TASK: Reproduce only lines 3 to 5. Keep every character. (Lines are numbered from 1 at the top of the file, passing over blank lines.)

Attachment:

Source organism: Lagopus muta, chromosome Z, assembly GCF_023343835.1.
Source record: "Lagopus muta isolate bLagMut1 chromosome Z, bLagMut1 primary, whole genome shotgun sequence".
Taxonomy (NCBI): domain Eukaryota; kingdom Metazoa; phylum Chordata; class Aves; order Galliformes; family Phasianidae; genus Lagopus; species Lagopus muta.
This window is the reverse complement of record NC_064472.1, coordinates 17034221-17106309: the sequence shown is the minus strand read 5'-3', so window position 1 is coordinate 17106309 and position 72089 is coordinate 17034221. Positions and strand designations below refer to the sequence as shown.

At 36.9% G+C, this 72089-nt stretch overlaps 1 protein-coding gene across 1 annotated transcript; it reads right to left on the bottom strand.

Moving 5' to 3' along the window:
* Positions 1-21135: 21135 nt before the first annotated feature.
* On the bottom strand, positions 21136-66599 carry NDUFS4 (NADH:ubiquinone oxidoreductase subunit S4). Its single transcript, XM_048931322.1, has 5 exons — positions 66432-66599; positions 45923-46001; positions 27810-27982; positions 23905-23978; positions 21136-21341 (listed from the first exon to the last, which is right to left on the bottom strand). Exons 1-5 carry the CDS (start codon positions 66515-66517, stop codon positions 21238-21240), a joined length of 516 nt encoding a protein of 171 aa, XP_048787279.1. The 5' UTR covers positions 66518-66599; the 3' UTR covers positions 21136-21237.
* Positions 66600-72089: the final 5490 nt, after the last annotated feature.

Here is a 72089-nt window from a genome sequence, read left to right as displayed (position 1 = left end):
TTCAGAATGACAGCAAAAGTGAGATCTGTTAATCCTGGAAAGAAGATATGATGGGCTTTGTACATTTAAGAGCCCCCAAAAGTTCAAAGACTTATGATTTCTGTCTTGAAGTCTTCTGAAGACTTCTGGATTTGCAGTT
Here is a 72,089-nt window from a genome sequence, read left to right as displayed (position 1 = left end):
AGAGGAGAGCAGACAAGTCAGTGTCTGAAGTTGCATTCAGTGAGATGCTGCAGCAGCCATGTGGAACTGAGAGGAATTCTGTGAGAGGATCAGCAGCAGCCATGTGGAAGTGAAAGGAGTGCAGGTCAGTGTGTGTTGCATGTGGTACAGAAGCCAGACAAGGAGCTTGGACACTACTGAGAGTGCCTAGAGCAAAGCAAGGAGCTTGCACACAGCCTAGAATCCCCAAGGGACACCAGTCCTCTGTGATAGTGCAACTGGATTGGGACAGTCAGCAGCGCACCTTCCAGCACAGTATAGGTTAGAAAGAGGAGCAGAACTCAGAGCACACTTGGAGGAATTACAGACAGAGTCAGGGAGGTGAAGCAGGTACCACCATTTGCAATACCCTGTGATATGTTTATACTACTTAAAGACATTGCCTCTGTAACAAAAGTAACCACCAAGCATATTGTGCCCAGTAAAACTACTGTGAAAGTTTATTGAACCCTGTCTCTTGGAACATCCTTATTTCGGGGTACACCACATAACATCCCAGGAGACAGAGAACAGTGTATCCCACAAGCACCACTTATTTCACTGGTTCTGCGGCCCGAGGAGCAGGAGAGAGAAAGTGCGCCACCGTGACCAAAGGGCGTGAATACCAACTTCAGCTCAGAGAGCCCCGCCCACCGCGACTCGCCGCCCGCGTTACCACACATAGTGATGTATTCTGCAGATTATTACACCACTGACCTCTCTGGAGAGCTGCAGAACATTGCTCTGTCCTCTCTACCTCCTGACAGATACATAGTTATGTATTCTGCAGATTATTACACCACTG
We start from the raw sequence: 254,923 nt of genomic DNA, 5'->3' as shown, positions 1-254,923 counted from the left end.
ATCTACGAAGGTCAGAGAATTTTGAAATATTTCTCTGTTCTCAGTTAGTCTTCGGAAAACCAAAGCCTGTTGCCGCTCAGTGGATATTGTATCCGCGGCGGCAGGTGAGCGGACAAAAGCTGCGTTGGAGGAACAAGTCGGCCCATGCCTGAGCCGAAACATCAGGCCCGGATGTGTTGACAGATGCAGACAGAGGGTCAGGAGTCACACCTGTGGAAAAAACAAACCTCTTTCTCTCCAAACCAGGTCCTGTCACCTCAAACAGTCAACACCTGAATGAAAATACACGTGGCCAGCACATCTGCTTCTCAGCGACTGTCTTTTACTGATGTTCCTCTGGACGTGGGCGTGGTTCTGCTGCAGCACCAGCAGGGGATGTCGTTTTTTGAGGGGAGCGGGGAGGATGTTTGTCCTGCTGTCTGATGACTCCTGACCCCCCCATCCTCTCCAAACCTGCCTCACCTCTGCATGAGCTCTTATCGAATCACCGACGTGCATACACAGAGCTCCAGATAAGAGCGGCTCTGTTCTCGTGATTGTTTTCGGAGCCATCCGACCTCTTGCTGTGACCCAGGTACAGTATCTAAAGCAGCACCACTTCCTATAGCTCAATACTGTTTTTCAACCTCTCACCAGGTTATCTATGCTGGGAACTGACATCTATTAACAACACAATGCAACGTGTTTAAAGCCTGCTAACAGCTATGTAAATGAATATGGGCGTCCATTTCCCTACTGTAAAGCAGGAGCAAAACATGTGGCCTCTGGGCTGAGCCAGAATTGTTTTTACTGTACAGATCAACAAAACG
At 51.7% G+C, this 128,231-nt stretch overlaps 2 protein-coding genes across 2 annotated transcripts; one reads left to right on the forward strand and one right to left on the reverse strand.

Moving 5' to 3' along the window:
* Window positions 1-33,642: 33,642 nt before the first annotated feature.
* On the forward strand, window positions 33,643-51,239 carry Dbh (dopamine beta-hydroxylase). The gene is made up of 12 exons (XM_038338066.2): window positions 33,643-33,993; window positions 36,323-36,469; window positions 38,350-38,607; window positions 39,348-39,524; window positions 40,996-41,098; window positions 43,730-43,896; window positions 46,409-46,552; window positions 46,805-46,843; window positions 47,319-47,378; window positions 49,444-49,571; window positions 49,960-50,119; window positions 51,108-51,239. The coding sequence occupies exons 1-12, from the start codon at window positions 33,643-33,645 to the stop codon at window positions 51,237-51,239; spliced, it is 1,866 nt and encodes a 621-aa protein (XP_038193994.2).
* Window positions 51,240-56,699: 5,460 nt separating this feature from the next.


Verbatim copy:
Taxonomy (NCBI): domain Eukaryota; kingdom Metazoa; phylum Chordata; class Aves; order Galliformes; family Phasianidae; genus Lagopus; species Lagopus muta.
This window is the reverse complement of record NC_064472.1, coordinates 17034221-17106309: the sequence shown is the minus strand read 5'-3', so window position 1 is coordinate 17106309 and position 72089 is coordinate 17034221. Positions and strand designations below refer to the sequence as shown.

At 36.9% G+C, this 72089-nt stretch overlaps 1 protein-coding gene across 1 annotated transcript; it reads right to left on the bottom strand.